With their second round pick, the Yankees selected 2b Nick Solak from the University of Louisville. Baseball America had him ranked as the 86th best prospect going into the draft. From the scouting reports, he sounds a lot like a faster Rob Refsnyder. My read is that he is probably a below-slot target, possibly to help the Yankees find the money to sign Blake Rutherford.
"If he can play second base (at the pro level), he’s probably the best college second baseman in the country. It’s certainly bat over glove, but there’s speed there. He’s a really good baserunner. He’s a solid to average runner, if not a tick above, and a line-drive bat. There’s a lot to like there. There are players like him who have been in the big leagues – guys like Ryan Raburn. Ryan Roberts is another kind of right-handed hitting, second-base, third-base, left-field, full-time, part-time guy. That’s how I think of Nick Solak’s big league career. I do think he could be a big leaguer because he can really hit."
MLB.com had him down a bit further at #147. Their scouting report:
"Scouting grades: Hit: 55 | Power: 30 | Run: 55 | Arm: 40 | Field: 50 | Overall: 45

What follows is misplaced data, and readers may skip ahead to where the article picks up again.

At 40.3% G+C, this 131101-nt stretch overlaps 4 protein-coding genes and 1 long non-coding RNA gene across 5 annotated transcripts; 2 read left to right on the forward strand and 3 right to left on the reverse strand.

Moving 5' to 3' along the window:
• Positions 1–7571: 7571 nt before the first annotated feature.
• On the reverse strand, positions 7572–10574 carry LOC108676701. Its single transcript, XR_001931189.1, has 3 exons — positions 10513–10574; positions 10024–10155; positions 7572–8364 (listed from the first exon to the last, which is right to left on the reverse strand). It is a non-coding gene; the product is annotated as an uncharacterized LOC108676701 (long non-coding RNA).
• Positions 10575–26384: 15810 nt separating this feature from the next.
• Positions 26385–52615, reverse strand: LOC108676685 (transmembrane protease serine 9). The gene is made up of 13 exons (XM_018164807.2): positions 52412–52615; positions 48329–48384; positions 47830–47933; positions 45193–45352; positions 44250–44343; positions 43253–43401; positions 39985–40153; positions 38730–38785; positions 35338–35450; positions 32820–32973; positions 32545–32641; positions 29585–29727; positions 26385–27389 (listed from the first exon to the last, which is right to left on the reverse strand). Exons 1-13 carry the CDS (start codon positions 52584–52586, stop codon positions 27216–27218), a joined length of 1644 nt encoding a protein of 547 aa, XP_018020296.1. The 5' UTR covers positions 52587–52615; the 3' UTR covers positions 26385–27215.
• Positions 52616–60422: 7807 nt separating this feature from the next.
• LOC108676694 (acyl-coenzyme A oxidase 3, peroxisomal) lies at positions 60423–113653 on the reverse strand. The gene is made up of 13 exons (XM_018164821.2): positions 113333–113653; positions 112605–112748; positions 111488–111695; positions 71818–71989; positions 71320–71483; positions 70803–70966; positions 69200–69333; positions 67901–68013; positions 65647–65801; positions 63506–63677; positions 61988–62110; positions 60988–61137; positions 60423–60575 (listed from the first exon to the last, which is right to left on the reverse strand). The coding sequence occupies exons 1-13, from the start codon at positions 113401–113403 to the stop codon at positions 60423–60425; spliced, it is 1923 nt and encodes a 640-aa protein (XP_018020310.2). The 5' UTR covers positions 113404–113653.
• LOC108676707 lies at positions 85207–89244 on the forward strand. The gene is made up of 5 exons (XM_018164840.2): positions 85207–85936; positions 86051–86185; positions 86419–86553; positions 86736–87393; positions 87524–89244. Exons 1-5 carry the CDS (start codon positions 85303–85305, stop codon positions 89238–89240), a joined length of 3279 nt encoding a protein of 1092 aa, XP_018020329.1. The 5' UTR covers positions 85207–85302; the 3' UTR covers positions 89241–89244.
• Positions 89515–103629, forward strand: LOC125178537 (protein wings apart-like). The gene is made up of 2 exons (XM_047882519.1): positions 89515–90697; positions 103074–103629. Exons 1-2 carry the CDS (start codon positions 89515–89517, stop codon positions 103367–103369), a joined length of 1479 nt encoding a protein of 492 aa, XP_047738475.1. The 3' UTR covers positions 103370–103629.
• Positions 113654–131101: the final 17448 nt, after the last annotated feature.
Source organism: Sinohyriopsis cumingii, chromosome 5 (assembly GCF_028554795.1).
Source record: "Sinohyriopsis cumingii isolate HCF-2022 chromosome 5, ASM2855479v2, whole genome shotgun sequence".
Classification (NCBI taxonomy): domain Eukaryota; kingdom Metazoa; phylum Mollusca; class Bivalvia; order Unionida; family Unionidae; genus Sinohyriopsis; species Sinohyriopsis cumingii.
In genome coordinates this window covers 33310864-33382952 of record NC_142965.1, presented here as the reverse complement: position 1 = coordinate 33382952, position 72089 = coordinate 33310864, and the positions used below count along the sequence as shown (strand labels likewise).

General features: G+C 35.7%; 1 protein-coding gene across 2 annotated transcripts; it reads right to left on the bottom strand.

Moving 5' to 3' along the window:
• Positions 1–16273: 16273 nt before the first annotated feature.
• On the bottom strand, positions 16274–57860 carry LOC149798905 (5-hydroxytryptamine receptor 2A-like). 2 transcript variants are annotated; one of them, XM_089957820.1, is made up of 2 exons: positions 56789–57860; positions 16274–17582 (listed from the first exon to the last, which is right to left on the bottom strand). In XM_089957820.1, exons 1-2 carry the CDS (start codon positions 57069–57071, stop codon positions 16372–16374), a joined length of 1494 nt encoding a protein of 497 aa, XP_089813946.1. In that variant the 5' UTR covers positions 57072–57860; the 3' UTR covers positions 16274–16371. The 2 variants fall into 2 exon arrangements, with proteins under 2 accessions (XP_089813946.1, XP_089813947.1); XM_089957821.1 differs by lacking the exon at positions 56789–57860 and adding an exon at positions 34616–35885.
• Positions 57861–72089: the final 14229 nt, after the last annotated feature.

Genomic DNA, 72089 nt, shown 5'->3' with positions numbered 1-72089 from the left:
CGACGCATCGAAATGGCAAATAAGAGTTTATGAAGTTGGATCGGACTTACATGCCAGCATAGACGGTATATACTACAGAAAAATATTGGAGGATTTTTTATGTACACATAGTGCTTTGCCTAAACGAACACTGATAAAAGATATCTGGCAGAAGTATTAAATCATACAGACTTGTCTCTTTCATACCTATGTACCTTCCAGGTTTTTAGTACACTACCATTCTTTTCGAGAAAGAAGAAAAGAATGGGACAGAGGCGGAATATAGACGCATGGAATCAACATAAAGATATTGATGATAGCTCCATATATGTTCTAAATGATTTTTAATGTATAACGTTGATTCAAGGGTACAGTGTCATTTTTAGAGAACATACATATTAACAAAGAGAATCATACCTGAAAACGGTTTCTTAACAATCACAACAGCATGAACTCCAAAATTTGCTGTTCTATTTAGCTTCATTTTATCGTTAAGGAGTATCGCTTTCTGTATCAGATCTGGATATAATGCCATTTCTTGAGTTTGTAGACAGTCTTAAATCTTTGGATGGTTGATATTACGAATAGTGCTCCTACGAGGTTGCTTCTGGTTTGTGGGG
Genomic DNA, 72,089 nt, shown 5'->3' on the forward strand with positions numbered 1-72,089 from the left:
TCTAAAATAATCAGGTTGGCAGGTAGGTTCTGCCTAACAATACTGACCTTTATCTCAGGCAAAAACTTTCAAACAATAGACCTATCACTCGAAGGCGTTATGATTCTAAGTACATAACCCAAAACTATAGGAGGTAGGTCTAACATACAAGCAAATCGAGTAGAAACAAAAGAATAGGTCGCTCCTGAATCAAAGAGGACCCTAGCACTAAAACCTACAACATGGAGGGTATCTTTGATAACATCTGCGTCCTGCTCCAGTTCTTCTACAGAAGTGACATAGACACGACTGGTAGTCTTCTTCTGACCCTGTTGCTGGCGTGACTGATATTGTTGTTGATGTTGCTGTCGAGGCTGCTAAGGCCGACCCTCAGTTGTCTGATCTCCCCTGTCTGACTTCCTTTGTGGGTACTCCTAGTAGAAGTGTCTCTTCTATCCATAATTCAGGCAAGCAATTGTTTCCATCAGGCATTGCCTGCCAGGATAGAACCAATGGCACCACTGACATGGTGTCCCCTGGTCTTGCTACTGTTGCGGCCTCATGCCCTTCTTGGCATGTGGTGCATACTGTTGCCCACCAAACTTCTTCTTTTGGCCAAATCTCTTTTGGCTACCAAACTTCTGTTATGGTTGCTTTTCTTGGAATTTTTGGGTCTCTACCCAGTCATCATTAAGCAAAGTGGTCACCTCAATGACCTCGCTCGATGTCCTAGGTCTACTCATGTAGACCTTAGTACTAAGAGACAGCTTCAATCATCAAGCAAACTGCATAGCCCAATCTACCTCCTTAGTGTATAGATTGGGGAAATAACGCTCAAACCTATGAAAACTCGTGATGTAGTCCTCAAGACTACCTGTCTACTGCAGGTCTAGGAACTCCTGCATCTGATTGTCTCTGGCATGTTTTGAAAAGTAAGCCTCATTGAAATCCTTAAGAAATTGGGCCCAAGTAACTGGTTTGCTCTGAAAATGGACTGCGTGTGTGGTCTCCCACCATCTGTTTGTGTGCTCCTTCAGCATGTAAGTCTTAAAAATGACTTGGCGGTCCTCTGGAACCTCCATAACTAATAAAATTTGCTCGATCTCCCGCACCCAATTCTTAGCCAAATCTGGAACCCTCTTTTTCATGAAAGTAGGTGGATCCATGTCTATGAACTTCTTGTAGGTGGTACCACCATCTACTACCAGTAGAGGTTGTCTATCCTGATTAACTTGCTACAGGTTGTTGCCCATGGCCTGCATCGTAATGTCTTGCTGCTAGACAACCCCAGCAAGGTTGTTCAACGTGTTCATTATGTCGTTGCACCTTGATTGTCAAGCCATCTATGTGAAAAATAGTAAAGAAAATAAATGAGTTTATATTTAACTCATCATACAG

An unheralded recruit, Solak made an instant impact as a freshman, posting the highest batting average (.351) and on-base percentage (.455) on Louisville's 2014 World Series team as a semi-regular. He hit .455 in his first 22 games this year before getting hit on the right hand by a pitch and missing a month. He wasn't as productive following his return but still is regarded as one of the better hitters in the college ranks.
Solak also produced with wood bats in the Cape Cod League last summer, ranking second in OBP (.438) and fourth in hitting (.329). He has a line-drive stroke and focuses on the middle of the field, an approach that leads to consistent contact but not much power. Once he gets on base, he has the solid speed and good instincts to make things happen.
A DH as a freshman and primarily a corner outfielder as a sophomore, Solak has moved to second base this spring. He has sure hands and his quickness gives him range, though he doesn't have the smoothest infield actions and some scouts wonder if he might wind up in center field in pro ball. He receives praise for his gritty makeup."